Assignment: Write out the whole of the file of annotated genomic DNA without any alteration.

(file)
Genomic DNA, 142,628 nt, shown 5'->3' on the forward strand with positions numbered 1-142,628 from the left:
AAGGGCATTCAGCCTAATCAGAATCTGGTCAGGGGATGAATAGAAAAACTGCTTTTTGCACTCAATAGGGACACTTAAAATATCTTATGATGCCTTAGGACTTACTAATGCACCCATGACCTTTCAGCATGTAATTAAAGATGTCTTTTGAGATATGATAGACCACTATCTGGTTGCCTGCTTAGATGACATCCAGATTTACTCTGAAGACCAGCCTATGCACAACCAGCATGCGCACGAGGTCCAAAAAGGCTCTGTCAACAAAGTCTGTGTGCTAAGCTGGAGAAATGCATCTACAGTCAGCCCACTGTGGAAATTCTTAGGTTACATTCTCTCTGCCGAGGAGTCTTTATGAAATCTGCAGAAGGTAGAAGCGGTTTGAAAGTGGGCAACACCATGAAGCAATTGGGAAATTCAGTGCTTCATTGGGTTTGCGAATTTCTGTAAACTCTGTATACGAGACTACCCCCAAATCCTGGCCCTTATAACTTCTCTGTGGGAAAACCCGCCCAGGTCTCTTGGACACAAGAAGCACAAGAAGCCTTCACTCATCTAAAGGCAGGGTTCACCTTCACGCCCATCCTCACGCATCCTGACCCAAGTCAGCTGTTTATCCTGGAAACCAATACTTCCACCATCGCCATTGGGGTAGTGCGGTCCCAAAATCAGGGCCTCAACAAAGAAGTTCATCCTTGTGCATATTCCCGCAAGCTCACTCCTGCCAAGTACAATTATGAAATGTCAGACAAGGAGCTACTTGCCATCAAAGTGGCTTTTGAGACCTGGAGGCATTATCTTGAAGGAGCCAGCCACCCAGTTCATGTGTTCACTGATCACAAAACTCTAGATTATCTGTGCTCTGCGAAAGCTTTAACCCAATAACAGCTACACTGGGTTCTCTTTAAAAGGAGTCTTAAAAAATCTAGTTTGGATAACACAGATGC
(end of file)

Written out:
Genomic DNA, 142,628 nt, shown 5'->3' on the forward strand with positions numbered 1-142,628 from the left:
AAGGGCATTCAGCCTAATCAGAATCTGGTCAGGGGATGAATAGAAAAACTGCTTTTTGCACTCAATAGGGACACTTAAAATATCTTATGATGCCTTAGGACTTACTAATGCACCCATGACCTTTCAGCATGTAATTAAAGATGTCTTTTGAGATATGATAGACCACTATCTGGTTGCCTGCTTAGATGACATCCAGATTTACTCTGAAGACCAGCCTATGCACAACCAGCATGCGCACGAGGTCCAAAAAGGCTCTGTCAACAAAGTCTGTGTGCTAAGCTGGAGAAATGCATCTACAGTCAGCCCACTGTGGAAATTCTTAGGTTACATTCTCTCTGCCGAGGAGTCTTTATGAAATCTGCAGAAGGTAGAAGCGGTTTGAAAGTGGGCAACACCATGAAGCAATTGGGAAATTCAGTGCTTCATTGGGTTTGCGAATTTCTGTAAACTCTGTATACGAGACTACCCCCAAATCCTGGCCCTTATAACTTCTCTGTGGGAAAACCCGCCCAGGTCTCTTGGACACAAGAAGCACAAGAAGCCTTCACTCATCTAAAGGCAGGGTTCACCTTCACGCCCATCCTCACGCATCCTGACCCAAGTCAGCTGTTTATCCTGGAAACCAATACTTCCACCATCGCCATTGGGGTAGTGCGGTCCCAAAATCAGGGCCTCAACAAAGAAGTTCATCCTTGTGCATATTCCCGCAAGCTCACTCCTGCCAAGTACAATTATGAAATGTCAGACAAGGAGCTACTTGCCATCAAAGTGGCTTTTGAGACCTGGAGGCATTATCTTGAAGGAGCCAGCCACCCAGTTCATGTGTTCACTGATCACAAAACTCTAGATTATCTGTGCTCTGCGAAAGCTTTAACCCAATAACAGCTACACTGGGTTCTCTTTAAAAGGAGTCTTAAAAAATCTAGTTTGGATAACACAGATGC